Rural bands have it tough. A lot of times big tours don’t hit you and often there isn’t enough of a population density to have any sort of tangible scene. A lot of bands who have a great sound and a lot of passion find themselves having a hard time because they are in a remote area that makes it difficult for them to get good opening slots with any regularity. This is something I see coming up all the time. So I wanted to talk about how this can actually be used to your advantage and how being a rural-based band is in some ways more of a blessing than anyone might otherwise realize. Though you may have to make the scene come to you, you have minimal competition, which means you can be the best thing going on a Friday night in your town and consequently you can build up a devout home base that will always support you.
4. You Have To Make The Scene Come To You
This is the key thing about being in a smaller town – you are going to need to book bands yourself. On the plus side – the DIY community has a long history of bands who have risen up by doing just this. From Corrosion of Conformity to Oxalate, many of the biggest bands in the history of rock and metal started as guys who would bring bands they wanted to see to their hometowns and then gave themselves the opening slots. The thing is though – DIY bands want to play more shows, booking agents want bands to play more shows, if you are willing to take the risk and book something meaningful – guess what? It will pay off. Maybe not right away – but you CAN build.
3. You Have No Competition
This is the big one if you are booking in say… Eastern Washington state, you have minimal competition. There aren’t a lot of people booking shows in Tacoma so why not make a point of being that person? It can help to break up drives, especially if you can help put an extra few hundred bucks into the touring bands pocket. The thing is – the audience for underground music is often bigger than you think. Places starved for the arts tend to siphon off elitists, because if you want to see, for instance, a heavy show, you don’t have the luxury of choosing a hardcore show this week over a sludge metal show the next. So you can easily crawl to the top of your local scene.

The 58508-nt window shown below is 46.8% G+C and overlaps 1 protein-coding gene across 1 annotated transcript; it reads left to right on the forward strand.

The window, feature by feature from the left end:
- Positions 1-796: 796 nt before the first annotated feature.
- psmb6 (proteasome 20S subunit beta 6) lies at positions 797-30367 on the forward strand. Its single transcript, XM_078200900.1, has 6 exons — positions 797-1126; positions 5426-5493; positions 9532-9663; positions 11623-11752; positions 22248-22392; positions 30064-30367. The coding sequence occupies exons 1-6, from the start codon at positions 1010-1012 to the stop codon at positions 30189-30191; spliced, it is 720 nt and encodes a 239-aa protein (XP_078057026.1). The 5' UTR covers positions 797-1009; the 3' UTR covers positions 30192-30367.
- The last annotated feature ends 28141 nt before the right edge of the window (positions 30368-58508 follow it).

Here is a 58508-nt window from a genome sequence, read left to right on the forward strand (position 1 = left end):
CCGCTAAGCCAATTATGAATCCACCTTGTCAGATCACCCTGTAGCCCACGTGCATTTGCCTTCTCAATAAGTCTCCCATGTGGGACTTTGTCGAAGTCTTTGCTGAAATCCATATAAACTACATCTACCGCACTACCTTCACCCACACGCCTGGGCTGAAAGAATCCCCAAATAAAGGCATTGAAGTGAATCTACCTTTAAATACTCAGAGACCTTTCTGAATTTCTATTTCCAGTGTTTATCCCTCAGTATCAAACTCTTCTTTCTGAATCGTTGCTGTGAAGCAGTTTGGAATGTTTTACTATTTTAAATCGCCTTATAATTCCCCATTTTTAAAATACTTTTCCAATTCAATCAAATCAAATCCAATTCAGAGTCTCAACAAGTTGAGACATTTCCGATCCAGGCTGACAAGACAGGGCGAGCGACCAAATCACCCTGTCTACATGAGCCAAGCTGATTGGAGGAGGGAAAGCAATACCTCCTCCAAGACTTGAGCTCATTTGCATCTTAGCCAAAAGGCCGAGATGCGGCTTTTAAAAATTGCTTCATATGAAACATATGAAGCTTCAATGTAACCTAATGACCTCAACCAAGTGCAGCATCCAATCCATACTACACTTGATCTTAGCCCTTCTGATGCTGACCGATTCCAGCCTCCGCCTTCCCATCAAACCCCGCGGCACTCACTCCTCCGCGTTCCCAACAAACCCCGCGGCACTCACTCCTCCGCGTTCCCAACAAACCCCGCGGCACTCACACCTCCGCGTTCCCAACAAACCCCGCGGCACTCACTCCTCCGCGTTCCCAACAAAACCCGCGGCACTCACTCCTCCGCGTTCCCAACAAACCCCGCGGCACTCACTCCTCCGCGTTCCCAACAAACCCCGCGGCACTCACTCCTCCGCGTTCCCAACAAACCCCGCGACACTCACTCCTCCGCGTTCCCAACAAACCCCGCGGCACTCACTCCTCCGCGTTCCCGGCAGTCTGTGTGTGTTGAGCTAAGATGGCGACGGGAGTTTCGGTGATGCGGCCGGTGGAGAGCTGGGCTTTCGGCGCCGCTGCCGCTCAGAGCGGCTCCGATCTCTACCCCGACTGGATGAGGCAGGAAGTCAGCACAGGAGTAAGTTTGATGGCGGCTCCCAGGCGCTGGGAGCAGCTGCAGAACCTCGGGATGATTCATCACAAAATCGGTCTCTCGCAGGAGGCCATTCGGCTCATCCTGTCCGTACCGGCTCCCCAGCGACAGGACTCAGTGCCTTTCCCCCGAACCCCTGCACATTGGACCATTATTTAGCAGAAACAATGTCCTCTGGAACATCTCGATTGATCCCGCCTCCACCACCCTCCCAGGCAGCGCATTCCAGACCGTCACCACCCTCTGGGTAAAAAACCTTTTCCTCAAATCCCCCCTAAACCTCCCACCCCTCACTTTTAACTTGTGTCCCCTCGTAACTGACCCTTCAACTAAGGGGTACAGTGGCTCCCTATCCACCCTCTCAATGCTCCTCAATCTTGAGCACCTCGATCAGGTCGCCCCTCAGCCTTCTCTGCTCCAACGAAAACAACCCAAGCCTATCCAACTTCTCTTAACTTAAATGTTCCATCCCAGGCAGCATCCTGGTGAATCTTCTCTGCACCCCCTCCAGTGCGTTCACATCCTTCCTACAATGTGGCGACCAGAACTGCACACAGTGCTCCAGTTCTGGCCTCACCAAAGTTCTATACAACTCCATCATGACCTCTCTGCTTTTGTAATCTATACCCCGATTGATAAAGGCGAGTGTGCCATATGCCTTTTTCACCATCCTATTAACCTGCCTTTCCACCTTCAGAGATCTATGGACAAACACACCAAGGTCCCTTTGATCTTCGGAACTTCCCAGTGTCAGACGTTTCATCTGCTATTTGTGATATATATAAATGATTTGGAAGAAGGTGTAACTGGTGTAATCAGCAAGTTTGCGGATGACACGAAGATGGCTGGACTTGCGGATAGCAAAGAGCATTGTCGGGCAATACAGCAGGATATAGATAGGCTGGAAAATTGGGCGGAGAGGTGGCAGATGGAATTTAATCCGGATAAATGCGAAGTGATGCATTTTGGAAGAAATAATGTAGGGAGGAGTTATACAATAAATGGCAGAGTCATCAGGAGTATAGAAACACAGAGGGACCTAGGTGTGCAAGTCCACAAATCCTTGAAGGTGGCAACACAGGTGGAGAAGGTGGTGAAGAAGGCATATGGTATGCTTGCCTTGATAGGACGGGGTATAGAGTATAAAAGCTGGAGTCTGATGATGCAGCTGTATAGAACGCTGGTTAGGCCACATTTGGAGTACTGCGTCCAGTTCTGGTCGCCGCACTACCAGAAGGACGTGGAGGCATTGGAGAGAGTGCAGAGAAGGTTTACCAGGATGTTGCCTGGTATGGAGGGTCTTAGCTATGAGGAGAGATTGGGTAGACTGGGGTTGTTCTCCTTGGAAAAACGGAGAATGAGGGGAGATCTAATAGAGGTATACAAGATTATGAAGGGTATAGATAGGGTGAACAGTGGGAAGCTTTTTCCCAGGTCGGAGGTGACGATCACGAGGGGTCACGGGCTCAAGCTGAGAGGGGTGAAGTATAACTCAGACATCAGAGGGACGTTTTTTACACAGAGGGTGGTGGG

2. You Are The Best Thing Going – And Have The Most Freedom
In other words – you are becoming a big fish in a small pond. The beauty of this is that, it’s generally cheaper to live in rural areas. This only helps your band because it means you can tour more since you need less money to live on. That’s why there are so many solid bands that emerge from the deep South or Midwest because they were able to cut their teeth and not worry about bleeding on rent. It’s why New York City has so few good bands emerging these days – people have to work all the time in order to maintain any sort of standard of living. So you have an ability to tour and hit the road in a way that many of your peers could never dream of.
1. You Can Build A Devout Home Scene
This is, of course, the final key. Rural cities have a lot of hometown pride. If you can become the hometown heroes, not only will you get every opening slot, but you can use your hometown as a resource that will support you even when your band is in a lull. Look at how Every Time I Die have their own day in Buffalo where people come from all over the world to see them! Or on a much lower level; 20 Watt Tombstone has been able to cultivate a great local audience, in goddamn Wisconsin! What it means is that they have protected their line of supply, they’ve built up a strong hometown presence and it will pay off time and time again. So embrace the rural – it’s your only hope!
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Matt Bacon is a consultant, A&R man, and journalist specializing in the world of heavy metal. Having worked with everyone from Glam Rock icon Phil Collen of Def Leppard, to post Black Metal titans Alcest, by way of legendary thrashers Exhorder as well as labels including Prophecy Productions and Ripple Music, he has dedicated his life to helping young bands develop. Having started his own blog at the age of 14 he views his career in artist development as ‘a hobby that got out of hand’. In 2015 he formed Dropout Media in order to better support the artists he loves. We sit here now, years later with countless tours booked, records released and deals signed, and loving every minute of it.
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